UGANDA: Bishop supports jail for homosexuals, opposes death
"We want to state categorically that homosexuality is unacceptable," Anglican Bishop Stanley Ntagali of Masindi-Kitara diocese told Ecumenical News International in an interview.
The Ugandan parliament is currently discussing a proposed law which allows the death penalty for "aggravated homosexuality" involving assault against people under the age of 18 or those with disabilities.
"I think the death penalty is not acceptable," Ntagali said on October 21. "I think taking someone to jail for a period of time would be sufficient."
Homosexual acts are already a criminal offence in Uganda, with the maximum penalty being life imprisonment.
The new measure, introduced by lawmaker David Bahati, proposes a seven-year jail term for anyone who "attempts to commit the offence" or who "aids, abets, counsels or procures another to engage in acts of homosexuality."
If passed, the law would also punish the publishing of information, the provision of funds or premises for homosexual activities with a seven-year jail sentence or a fine of US$50,000, the PlusNews service reported.
Ntagali said the church views those involved in homosexuality as sinners who can repent and reform. "We have to be a moral fiber of the society," he stated.
The draft law says it aims to "protect the traditional family by prohibiting any form of sexual relations between persons of the same sex."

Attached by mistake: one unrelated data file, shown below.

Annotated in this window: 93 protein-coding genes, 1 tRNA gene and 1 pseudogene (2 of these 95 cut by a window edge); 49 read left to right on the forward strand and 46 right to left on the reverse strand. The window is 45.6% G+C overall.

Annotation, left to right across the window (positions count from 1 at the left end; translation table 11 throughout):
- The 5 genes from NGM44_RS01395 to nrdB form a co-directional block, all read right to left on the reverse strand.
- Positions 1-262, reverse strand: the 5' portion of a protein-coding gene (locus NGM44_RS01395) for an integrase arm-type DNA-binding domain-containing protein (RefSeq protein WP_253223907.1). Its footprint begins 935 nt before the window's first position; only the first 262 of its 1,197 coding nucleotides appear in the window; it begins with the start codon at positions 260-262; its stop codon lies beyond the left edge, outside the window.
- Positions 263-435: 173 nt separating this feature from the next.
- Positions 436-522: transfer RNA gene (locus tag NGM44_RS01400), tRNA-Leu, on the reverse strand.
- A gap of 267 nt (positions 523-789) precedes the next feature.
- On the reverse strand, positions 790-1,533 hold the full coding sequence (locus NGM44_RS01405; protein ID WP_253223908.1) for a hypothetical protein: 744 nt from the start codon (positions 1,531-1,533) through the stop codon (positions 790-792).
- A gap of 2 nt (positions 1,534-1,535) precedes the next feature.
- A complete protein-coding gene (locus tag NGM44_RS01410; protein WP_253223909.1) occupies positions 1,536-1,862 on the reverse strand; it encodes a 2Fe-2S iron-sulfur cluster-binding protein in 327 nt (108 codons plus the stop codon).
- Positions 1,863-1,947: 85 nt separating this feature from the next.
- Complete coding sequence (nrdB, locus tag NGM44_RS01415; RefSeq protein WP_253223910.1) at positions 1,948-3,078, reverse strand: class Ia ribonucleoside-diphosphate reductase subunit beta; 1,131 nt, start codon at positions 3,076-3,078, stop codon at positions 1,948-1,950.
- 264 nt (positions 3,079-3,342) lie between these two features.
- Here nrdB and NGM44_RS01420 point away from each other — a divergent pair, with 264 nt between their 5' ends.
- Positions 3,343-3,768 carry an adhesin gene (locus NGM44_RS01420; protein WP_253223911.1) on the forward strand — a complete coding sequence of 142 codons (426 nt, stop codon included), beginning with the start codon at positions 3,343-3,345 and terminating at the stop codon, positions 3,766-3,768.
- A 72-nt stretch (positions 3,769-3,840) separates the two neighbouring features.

Beatrice Were, a Ugandan HIV/AIDS activist, said the measure would push homosexuals further underground.
"Our national strategic plan for HIV/AIDS aims to achieve universal prevention, treatment and care. If people are criminalized and not allowed to exist, how they can access these services," the Integrated Regional Information Networks quoted Were as saying.
United States-based Human Rights Watch has said that in recent months, "There has been increased campaigning against homosexuality in Uganda, led by churches and anti-gay groups."
In an October 15 statement, Human Rights Watch said people suspected of being gay have faced death threats and been physically assaulted. Many of them have been ostracised by their families or faced discrimination, including dismissal from their place of employment.» Respond to this article